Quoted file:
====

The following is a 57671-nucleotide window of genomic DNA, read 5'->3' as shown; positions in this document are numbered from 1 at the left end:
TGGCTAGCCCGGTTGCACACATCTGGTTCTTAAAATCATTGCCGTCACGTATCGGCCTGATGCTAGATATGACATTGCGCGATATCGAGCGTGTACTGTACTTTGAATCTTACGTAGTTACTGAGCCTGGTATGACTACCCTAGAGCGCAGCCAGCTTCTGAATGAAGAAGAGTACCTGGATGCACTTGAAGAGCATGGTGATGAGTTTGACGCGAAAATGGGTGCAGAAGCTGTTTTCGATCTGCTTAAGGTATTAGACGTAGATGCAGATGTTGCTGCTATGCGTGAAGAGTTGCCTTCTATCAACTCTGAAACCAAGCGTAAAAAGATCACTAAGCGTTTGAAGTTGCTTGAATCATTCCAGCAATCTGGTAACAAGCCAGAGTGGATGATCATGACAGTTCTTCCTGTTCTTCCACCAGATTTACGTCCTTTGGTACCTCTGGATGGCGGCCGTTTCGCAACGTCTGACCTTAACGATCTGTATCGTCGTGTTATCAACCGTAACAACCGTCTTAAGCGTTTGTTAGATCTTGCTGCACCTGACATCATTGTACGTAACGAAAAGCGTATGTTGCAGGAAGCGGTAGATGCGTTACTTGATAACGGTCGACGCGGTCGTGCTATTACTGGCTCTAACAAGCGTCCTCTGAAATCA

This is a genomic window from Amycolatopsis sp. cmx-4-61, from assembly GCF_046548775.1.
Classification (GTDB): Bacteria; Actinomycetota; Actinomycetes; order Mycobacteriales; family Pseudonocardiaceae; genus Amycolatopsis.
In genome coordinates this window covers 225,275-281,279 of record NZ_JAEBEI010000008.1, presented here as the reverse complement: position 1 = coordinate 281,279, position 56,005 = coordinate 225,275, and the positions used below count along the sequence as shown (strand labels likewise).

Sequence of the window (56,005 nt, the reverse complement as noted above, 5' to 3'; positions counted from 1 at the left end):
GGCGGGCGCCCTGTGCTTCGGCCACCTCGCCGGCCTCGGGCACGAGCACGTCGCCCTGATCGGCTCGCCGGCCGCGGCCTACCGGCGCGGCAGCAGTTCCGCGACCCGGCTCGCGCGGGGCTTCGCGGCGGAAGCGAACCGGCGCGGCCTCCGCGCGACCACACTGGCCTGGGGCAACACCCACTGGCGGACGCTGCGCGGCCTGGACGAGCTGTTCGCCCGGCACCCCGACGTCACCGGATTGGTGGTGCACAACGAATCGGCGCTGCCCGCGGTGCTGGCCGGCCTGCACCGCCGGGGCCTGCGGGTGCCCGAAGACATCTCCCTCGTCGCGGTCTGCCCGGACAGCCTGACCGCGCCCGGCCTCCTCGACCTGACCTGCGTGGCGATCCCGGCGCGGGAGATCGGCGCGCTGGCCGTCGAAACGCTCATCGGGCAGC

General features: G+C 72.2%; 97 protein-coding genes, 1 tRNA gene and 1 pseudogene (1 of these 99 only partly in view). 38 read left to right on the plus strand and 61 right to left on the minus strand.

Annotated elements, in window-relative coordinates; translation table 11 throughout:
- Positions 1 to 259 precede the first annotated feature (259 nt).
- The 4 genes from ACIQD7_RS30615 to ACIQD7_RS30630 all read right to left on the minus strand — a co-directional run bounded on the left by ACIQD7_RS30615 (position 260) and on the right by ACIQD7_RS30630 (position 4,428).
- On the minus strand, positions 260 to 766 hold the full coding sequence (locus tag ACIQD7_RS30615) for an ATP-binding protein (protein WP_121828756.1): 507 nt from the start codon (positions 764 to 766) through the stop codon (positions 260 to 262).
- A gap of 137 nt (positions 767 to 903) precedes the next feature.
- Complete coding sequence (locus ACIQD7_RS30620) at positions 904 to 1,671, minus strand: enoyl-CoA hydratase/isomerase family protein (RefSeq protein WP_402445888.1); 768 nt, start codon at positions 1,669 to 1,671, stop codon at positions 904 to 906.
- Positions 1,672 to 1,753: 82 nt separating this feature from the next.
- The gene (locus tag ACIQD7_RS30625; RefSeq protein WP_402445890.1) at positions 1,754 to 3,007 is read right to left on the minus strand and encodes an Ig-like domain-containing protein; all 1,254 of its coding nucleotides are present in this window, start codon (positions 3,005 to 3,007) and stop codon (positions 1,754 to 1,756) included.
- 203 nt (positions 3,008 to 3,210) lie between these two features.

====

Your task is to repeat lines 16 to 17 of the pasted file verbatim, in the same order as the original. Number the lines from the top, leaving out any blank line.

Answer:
- The gene (locus tag ACIQD7_RS30625; RefSeq protein WP_402445890.1) at positions 1,754 to 3,007 is read right to left on the minus strand and encodes an Ig-like domain-containing protein; all 1,254 of its coding nucleotides are present in this window, start codon (positions 3,005 to 3,007) and stop codon (positions 1,754 to 1,756) included.
- 203 nt (positions 3,008 to 3,210) lie between these two features.